Well after weeks of waiting, finally the day had come to install my solar panels. Perfect timing, I thought, a day after the Summer Solstice and long summer days and evenings. It’s been weeks, if not months planning this exercise. Solar panels are trending here at the moment and literally everyone wants them. With the exorbitant rises in the prices of electricity and gas, thanks to totally stupid wars (in this day and age?) and supplies from Russia which have been affected by sanctions. The strange thing is that here in The Netherlands we have enough gas for our national demand, but we sell the largest part to Germany. What? How ridiculous is this? Yet another example of typical useless EEC ruling.
Anyway enough, back to my panels. When I first noticed the opportunity here, I filled in the form. A long telephone conversation following, and it surprised me that they seemed to know about my house. Angle of the roof perfect. 4 older solar panels (which would be removed and later placed on my shed) and yes, they could install 8 panels. Several administrative things later, someone came to inspect my roof, and everything was fine and ready to go. Installation date: 22nd June 2022.
The day before I tidied up everywhere as the cables will have to pass through the room to get to the meter cupboard and a new group of fuses (a group box) will be installed, as it is a definite requirement that the entire electrical system can be switched off instantly the so-called main fuse.
They arrived on time, and it was a perfect summer’s day with no weather implications, no snow, no ice, no winds and not too hot. They were nice and got going straightaway. First job, remove the older solar panels, all four of them before the new ones could be put up. Three were removed and then I suddenly heard a yell and the installer coming down his ladder very fast. He was agitated and looked shocked. ‘Sorry’. He said, ‘have to stop all work as there are three wasp nests under the final panel’, which was now lying loose on the roof.
I got him to sit down as he did look a bit shaken and let’s be honest who wouldn’t be if you have disturbed a wasp’s nest and they are buzzing everywhere. Many phone calls later the company who were installing, said, the first priority is to arrange for an imker to come and secondly the loose panel must be off the roof as soon as possible as rain was forecast and winds the next day.
Easier said than done, as this is ‘full-on wasp season’ now and the imkers are very busy and the earliest one could come was on the following Thursday (i.e., a week away). Crickey what now?
The men cleared up their things quickly and left. I was in total agreement with them about stopping for the blasted wasps because if you get multiple stings and don’t know if you might react allergically, then the only thing you can do is dial for the emergency services as you need an epi-pen really fast. This could even involve the arrival of the trauma helicopter as this is a remote area and no one wants to be subjected to that, if possible.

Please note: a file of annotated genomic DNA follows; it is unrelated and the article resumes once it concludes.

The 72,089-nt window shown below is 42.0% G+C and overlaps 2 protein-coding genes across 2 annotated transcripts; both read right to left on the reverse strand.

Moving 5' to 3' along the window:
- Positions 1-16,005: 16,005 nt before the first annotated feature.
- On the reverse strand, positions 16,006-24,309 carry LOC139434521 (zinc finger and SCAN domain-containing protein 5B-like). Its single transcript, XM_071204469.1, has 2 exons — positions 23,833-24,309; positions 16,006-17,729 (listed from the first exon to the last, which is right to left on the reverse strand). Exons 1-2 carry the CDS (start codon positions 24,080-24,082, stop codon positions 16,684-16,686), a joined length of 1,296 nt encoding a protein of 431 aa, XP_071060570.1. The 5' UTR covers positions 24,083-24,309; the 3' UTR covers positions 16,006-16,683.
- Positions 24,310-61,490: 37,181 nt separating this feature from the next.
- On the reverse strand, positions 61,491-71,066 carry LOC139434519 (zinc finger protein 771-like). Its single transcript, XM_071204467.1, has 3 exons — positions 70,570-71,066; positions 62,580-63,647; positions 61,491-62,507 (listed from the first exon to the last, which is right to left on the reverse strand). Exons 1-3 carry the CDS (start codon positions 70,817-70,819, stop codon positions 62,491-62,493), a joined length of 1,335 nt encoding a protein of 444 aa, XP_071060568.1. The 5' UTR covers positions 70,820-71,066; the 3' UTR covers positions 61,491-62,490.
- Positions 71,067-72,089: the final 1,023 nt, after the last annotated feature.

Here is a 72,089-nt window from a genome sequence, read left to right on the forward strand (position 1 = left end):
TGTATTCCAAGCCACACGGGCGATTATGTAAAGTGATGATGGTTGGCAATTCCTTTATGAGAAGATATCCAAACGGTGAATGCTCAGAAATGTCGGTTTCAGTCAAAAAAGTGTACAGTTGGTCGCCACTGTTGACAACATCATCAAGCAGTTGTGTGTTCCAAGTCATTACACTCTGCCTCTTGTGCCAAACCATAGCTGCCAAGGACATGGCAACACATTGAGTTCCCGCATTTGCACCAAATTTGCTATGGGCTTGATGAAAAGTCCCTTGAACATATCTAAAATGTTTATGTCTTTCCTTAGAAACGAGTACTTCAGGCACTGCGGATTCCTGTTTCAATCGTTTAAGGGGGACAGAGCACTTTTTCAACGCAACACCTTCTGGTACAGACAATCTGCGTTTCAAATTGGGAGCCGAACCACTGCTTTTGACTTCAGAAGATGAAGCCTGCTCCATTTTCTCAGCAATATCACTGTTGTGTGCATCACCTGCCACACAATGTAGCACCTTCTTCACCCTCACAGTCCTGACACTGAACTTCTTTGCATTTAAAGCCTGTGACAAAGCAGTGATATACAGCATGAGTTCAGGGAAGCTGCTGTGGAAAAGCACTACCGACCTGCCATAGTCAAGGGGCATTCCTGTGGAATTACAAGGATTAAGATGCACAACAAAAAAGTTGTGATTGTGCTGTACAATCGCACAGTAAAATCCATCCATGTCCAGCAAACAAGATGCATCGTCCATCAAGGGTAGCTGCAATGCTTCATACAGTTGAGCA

My phone went non-stop for the next couple of hours as everyone was trying to locate an imker who could come immediately. ‘Oh’ I said, does this mean they can come back and finish off the work?’ Er no, the new appointment for installation is now 15th July, three weeks away and to be honest I am pretty pissed off about the whole thing now. Not that it was anyone’s fault but just the frustration of yet another wait.
There would be a slight chance that if they could come earlier than the 15th (which I very much doubt myself) then they would ring me, and it would be short notice. I agreed saying I would cancel any other appointments if necessary.
A full day later and late that evening a good friend had arranged for the imker to come and the panel to be removed as there was heavy rain forecast during the night.
Well, you would never believe what happened next. The imker who is perfectly used to dealing with these wasps, took a look before taking all his equipment up onto the roof. Two of the three nests empty and the third had only a few wasps in it, so with a waft of his gloved hand, all three nests in the gutter and the panel is now off the roof too. It took less than 5 minutes total.
The imker left and I chatted on with my friend. It was one of those glorious balmy summer evenings and we sat out in the garden until around midnight. What a bit of serious bad luck it all was, but I do realize that always and each and every time safely comes first.
So, roll on to the 15th of July, which by the way is St. Swithin’s Day and notorious for rain. I will be having a ‘heated conversation’ with them upstairs if it damned well goes and rains on that day. So, finger’s crossed and hope all goes well and then I can join the huge number of people converting to solar energy.
My older panels were installed in 2001, that is the birth really of the first solar panels in this country and even though they are ancient compared to today’s standards, they still collected on average 10 KwH on solar energy (a month, not daily). The new ones will collect on average something around 3500 KwH a year, which is more than half of my consumption, which of course has changed now too due to personal circumstances.
Solar panels are trendy and in great demand and who begins to wonder why we don’t make them here, but the majority of them come from China and I won’t even begin to talk about transport complications etc., due to the dreaded ‘C’ word.